The decisive moment of the profound impact of conservative Evangelicalism and Fundamentalism on Taiwanese Protestant Christianity occurred in the 1960s when bitter rivalry arose between liberal Protestants and conservative Protestants in the USA and left-wing Christianity and right-wing Christianity in the global spectrum. This rivalry manifested itself in Taiwan as the division between the World Council of Churches (WCC) and the International Council of Christian Churches (ICCC).
Because of WCC’s relationship with Communist countries (particularly through Eastern European orthodox churches) and their recognition of the People’s Republic of China, Chiang Kai-Shek forced the mainstream Protestant churches in Taiwan (such as the Presbyterian Church, the Lutheran Church and the Methodist Church) to withdraw their memberships. This caused these churches to lose their global connections with other churches worldwide and left the Protestant churches in Taiwan behind in the progressive development of Christian theology.
At this time, other WCC member churches began to reflect critically on the impact of imperialism on the local church alongside their national independence movement. At around the same time, in 1968, WCC members were encouraged to seek justice and peace in international affairs, to struggle for liberation (1975), and to confront threats to peace and survival (1983) when Taiwan was under the oppression of dictatorship. Protestant churches in Taiwan were constrained in isolation.
On the other hand, the ICCC, strongly supported by American fundamentalism, gained the upper hand over the already-isolated Protestant churches in Taiwan, thanks to their anti-communist ideology and preferential support from the government. Moreover, by means of attacking WCC as a communism-sponsored organisation, ICCC negated all WCC’s agendas which might empower the churches in developing countries, seek political and spiritual liberation, criticise Western Imperialism, and contextualise Christianity into their own cultural, social and political situation.
ICCC’s member churches labelled WCC’s supporters as ‘heresies’ that had turned away from ‘orthodox’ Christian faiths held by ICCC members. Therefore, only ICCC churches with orthodox beliefs that opposed WCC/lefty/communist/progressive/liberal thoughts were the ‘chosen’ people of God. They insisted that only when the churches were opposed to involvement in social and political issues could they maintain their own ‘purity’ of faith, ‘orthodoxy’ of theology, and selection status. Therefore, only they (in the circle of ICCC) were saved by God, as they shared the same Whiteness as the Puritan Protestant Church in America.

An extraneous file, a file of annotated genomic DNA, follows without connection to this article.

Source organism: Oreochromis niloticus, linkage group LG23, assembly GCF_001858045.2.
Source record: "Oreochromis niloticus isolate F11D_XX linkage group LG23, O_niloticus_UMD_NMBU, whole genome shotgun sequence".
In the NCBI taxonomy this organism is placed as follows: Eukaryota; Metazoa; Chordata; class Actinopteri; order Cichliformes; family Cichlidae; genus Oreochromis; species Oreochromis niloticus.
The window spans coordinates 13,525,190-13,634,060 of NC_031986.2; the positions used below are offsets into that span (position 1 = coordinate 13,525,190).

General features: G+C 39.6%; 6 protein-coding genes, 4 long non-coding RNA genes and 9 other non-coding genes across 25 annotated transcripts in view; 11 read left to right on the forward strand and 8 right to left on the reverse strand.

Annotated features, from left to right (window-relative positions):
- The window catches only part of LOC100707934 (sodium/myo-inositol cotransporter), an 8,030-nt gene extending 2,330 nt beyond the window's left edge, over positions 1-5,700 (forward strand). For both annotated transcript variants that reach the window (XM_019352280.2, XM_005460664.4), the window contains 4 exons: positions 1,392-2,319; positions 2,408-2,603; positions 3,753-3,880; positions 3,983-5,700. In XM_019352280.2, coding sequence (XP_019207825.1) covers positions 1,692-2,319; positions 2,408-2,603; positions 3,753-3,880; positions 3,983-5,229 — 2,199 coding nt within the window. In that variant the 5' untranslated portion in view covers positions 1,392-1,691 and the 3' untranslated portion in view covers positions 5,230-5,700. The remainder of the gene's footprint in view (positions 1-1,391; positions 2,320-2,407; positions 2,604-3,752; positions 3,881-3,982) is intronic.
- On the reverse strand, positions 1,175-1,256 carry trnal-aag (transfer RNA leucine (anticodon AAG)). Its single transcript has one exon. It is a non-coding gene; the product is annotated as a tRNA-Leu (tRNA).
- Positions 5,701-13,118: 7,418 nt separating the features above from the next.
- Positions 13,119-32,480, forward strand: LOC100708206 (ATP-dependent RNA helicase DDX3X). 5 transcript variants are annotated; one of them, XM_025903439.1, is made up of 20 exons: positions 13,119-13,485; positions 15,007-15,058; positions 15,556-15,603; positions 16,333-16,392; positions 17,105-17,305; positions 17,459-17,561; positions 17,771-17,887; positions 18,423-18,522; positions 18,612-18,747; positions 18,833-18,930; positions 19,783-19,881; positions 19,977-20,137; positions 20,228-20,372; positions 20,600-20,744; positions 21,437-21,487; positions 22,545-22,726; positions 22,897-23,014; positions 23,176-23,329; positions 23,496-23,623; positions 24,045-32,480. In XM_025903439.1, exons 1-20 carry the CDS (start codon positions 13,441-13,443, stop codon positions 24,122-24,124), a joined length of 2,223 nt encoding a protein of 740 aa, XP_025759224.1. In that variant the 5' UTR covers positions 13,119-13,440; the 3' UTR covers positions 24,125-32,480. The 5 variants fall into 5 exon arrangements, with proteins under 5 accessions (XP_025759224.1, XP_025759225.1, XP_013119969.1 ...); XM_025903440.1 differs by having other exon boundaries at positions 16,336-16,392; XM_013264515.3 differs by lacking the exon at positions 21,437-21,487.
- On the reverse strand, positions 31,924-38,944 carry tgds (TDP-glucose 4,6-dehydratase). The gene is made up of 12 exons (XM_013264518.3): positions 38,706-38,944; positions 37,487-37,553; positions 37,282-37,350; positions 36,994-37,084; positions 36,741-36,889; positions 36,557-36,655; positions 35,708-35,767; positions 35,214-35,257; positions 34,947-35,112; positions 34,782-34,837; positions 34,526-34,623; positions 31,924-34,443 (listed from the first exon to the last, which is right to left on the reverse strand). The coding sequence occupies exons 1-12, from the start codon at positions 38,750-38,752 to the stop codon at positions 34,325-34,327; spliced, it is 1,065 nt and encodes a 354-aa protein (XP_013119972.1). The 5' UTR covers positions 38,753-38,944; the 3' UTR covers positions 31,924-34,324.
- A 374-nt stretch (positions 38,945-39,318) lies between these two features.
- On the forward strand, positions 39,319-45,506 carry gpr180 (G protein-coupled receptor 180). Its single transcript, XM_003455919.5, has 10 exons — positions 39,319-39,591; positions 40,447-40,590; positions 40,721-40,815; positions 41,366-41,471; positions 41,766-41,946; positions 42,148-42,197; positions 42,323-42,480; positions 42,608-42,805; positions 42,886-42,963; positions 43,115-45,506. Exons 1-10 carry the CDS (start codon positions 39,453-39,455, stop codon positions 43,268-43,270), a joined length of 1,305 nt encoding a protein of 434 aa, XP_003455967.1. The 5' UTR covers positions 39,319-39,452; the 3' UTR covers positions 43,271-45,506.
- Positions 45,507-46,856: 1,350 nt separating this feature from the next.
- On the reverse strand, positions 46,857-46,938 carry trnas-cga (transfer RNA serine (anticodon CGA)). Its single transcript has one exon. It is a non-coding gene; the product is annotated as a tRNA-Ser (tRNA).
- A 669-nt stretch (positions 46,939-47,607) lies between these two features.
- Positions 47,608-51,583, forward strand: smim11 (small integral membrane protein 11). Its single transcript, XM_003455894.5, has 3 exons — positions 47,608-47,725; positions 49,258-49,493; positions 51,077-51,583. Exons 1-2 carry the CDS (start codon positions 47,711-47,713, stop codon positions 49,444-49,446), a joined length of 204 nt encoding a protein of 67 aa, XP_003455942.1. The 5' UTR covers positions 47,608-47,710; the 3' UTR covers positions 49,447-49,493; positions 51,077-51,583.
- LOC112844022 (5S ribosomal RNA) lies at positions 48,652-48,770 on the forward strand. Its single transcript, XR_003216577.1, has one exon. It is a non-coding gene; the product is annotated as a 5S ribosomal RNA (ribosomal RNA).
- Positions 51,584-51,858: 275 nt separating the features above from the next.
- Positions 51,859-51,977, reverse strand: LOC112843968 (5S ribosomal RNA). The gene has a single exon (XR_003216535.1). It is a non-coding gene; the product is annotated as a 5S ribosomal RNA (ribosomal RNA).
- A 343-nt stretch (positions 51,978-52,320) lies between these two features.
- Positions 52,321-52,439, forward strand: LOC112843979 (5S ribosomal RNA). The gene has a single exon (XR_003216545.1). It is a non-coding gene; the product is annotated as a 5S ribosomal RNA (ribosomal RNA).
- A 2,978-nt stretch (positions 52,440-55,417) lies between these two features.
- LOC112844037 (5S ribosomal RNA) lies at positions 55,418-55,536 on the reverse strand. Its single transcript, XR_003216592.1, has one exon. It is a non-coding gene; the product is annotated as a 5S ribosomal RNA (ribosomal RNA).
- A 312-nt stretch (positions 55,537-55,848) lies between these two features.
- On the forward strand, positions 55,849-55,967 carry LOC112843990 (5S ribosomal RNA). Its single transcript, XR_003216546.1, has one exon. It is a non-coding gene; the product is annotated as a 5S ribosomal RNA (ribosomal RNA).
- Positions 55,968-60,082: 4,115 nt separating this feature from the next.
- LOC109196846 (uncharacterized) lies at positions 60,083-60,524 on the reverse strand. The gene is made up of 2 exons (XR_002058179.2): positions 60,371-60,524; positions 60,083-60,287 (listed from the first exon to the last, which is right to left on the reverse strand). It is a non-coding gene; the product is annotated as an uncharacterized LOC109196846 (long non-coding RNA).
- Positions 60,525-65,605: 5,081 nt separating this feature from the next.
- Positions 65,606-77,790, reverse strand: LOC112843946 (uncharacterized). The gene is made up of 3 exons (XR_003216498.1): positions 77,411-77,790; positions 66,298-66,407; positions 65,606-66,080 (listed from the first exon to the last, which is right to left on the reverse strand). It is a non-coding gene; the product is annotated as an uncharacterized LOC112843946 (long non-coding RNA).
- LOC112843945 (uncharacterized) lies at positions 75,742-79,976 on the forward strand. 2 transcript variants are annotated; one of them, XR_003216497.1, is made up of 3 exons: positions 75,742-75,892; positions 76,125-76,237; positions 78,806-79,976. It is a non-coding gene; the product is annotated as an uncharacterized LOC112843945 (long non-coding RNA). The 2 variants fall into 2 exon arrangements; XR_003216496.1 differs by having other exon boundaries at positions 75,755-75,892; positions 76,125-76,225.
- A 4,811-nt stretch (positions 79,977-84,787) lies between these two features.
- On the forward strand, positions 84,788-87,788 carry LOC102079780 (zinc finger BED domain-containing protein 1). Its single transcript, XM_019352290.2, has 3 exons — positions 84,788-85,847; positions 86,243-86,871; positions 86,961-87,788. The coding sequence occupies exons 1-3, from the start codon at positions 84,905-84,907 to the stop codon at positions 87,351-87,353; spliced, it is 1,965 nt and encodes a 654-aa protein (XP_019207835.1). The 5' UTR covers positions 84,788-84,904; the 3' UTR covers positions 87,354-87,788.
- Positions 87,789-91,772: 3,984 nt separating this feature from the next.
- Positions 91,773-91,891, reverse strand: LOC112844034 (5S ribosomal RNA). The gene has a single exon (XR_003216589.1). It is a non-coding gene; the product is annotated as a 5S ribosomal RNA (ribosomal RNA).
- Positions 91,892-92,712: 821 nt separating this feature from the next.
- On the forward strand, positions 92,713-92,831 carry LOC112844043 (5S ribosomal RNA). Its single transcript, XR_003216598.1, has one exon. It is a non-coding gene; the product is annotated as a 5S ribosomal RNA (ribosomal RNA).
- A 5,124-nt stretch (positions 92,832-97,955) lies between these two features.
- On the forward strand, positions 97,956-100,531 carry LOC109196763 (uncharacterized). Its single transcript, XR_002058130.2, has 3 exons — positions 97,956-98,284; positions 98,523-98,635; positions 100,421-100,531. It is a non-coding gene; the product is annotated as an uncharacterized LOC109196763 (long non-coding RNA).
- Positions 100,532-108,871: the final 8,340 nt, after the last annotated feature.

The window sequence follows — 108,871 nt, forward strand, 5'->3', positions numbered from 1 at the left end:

Whiteness Is Not the Racial Issue Alone
The ICCC’s members were not necessarily white churches and people. Taiwanese churches and Chinese Christians overseas supported their propaganda. But this did not mean that these Protestant churches in Taiwan had nothing to do with Whiteness—if we remember that Whiteness is not about the racial issue alone but hierarchical power.
Politically, what conservative Evangelicalism and Fundamentalism (in connection with ICCC) did was to strengthen the support of the American right wing for the Taiwanese dictators in the name of anti-communism and to secure the deep connection of geopolitics between Taiwan and the USA under the Cold War structure. Theologically, the impact of conservatism silenced the diverse voices of the local Taiwanese people in thinking of contextualising Christianity into its new situation and required Taiwanese churches to be subjugated to American Evangelicalism and Fundamentalism. It also maintained the position of theological conservatism as the only orthodox and pure faith and demonised anything and everything that might threaten and challenge its power.
To this day, American Evangelicalism and Fundamentalism remain dominant over the development of contextualising Taiwanese Christianity and the making of Christianity relevant to the people. White and American conservative theologians and preachers are still worshipped. They seem to be superior because they are a sign of Whiteness and of the authority of the orthodoxy and purity of American Christianity. What shall these Protestant Christians desire themselves to be? How can they show the sign of salvation as the chosen people? Not like who they are, Taiwanese. But just be like a white Puritan. That appearance brings about the power and authority of Whiteness.
Yin-An Chen is an Assistant Curate at the Church of England and a Research Associate at the Cambridge Centre for Christianity Worldwide. He received his MPhil and MA in theology from the University of Kent and Durham University. In Taiwan, he did his MA in anthropology at National Taiwan University and BA in Humanities and Social Sciences at National Tsing Hua University. He has published some essays about Hakka Christianity and queer theology in Chinese. His current research focuses on decolonising theological education, political theology, queer politics, postcolonial critique and Michel Foucault. His newly published book is Toward a Micro-Political Theology: A Dialogue between Michel Foucault and Liberation Theologies (Pickwick, 2022).
This article was published as part of a special issue on “Invisible Discrimination in Taiwan.”
I overwrote this about 20 years ago, but you may find the footnotes useful as you further your research on Christianity in Taiwan. https://www.academia.edu/40927582/Taiwan_Presbyterian_Church_History